And so one might assume that the Medicaid program in Mississippi would have relatively little fat to cut. Alex Brill of AEI, which tends to see things differently from CBPP as regular readers know, suggests otherwise:
Governor Haley Barbour of Mississippi and Governor Deval Patrick of Massachusetts recently testified before Congress on Medicaid and state healthcare reform. Governor Barbour detailed how, in just two years, Mississippi’s Medicaid program brought drug costs down from nearly $700 million to $279 million. He testified that Mississippi achieved these gains in part by limiting adult beneficiaries to two brand-drug prescriptions per month and the total number of prescriptions to five per month.
Brill then reports findings that may have implications for the Medicaid debate:
“Overspending on Multi-Source Drugs in Medicaid” tracks state utilization of brand and generic versions of 20 top multi-source products in Medicaid in 2009. The report estimates that Medicaid spent over $300 million extra that year by paying for brand drugs when lower-cost generics with the identical active ingredient were available. In terms of waste per Medicaid enrollee, the worst offenders were Vermont ($31/enrollee), Iowa ($31/enrollee), Maine ($18/enrollee), New Hampshire ($17/enrollee), and Georgia ($15/enrollee).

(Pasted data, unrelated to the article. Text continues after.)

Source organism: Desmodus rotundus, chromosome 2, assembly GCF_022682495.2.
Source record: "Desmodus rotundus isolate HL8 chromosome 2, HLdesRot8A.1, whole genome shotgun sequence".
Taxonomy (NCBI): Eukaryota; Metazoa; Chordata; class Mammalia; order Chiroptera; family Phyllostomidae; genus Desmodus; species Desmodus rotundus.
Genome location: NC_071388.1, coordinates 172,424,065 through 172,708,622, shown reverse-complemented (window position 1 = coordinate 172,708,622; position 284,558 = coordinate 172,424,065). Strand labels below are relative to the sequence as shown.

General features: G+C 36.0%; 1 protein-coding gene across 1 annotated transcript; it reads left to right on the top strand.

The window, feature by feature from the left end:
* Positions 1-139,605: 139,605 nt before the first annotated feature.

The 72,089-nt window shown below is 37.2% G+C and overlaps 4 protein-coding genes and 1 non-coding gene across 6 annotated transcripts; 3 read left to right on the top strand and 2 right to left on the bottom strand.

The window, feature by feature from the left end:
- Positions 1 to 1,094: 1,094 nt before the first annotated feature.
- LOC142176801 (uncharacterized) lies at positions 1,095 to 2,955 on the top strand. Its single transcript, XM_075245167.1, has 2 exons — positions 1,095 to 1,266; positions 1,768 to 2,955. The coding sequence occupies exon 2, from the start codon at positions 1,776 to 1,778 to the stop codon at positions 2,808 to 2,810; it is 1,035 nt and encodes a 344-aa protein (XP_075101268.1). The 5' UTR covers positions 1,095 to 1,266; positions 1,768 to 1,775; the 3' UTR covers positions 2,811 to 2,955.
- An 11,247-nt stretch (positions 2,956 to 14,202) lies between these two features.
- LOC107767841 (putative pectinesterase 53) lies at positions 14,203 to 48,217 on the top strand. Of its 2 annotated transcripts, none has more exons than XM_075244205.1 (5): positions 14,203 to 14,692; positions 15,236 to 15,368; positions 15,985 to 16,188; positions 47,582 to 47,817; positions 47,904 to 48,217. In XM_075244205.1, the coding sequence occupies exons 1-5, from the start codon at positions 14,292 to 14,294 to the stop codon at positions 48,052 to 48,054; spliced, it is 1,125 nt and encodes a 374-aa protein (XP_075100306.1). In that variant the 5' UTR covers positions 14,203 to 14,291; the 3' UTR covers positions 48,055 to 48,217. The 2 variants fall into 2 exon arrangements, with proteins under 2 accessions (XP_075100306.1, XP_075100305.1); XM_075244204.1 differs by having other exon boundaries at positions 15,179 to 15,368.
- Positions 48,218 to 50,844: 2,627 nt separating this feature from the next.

In Mississippi, overspending on brand versions of multi-source drugs is estimated at just less than $1 per enrollee. In Massachusetts, overspending averages only $1.23 per enrollee. If every state were as efficient as these two states, total spending could have been reduced by hundreds of millions of dollars.
Hundreds of millions, alas, is a drop in the bucket. The medical insurer UnitedHealth’s Center for Health Reform and Modernization has identified $366 billion in potential Medicaid savings, focusing on improving care for beneficiaries with long-term needs and modernizing administration. Expanded use of capitation might also yield significant savings. It is silly pretend that it will be easy to retool the Medicaid program, which has been a mess with misaligned incentives for decades.
Yet it’s also clear, as John Hood argued in National Affairs, that the growth of Medicaid spending is unsustainable, due in no small part to the misalignment of incentives. We have to fix these incentives, whether through the strategy Hood outlines or something like Ryan’s approach. To paraphrase Felix, allowing the program to continue on its current spending trajectory, and concentrating on inputs as the measure of how much we care rather than outputs, will only serve to encourage ever more inefficiency and even fraud in state Medicaid programs.
Let me make it clear that I seriously doubt Felix would share my conclusion.